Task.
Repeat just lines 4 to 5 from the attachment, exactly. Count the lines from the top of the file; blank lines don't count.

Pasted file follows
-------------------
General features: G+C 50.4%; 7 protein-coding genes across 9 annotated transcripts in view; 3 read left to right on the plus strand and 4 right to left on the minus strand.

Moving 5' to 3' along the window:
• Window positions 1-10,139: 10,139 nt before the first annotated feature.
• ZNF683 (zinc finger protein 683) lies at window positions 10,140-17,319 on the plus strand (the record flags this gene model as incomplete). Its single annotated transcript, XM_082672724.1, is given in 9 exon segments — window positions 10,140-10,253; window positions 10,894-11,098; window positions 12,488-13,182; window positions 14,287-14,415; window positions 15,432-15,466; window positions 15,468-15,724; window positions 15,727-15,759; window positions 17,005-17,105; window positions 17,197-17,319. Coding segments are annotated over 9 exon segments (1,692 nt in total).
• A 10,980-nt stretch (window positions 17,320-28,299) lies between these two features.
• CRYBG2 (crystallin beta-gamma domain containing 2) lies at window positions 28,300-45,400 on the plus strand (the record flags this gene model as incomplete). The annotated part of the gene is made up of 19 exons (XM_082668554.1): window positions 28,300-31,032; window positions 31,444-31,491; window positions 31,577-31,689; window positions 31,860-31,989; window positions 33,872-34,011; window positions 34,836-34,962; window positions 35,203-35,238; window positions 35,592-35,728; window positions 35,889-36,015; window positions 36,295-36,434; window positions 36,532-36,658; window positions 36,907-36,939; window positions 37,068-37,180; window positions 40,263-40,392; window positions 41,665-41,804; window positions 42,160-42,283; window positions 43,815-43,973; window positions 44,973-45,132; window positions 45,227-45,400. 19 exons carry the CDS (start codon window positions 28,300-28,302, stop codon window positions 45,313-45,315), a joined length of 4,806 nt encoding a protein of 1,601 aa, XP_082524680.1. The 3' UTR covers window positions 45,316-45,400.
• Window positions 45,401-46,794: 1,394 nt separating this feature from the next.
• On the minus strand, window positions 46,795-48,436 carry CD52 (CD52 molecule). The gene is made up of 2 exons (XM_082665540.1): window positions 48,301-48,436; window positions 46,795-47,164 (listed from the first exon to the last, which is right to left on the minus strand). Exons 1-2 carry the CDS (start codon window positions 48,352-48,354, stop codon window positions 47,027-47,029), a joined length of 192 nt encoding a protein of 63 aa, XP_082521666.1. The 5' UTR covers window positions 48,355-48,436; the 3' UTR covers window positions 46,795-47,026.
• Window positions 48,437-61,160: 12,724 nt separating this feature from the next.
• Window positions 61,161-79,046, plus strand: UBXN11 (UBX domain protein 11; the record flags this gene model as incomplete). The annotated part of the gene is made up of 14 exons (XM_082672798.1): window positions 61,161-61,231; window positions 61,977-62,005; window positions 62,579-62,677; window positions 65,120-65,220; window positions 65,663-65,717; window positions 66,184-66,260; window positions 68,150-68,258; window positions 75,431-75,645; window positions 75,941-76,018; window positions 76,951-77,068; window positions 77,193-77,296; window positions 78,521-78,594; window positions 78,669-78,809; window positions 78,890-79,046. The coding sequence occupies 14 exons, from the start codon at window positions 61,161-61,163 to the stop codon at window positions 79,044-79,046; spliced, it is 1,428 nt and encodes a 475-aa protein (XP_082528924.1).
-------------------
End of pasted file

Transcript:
• ZNF683 (zinc finger protein 683) lies at window positions 10,140-17,319 on the plus strand (the record flags this gene model as incomplete). Its single annotated transcript, XM_082672724.1, is given in 9 exon segments — window positions 10,140-10,253; window positions 10,894-11,098; window positions 12,488-13,182; window positions 14,287-14,415; window positions 15,432-15,466; window positions 15,468-15,724; window positions 15,727-15,759; window positions 17,005-17,105; window positions 17,197-17,319. Coding segments are annotated over 9 exon segments (1,692 nt in total).
• A 10,980-nt stretch (window positions 17,320-28,299) lies between these two features.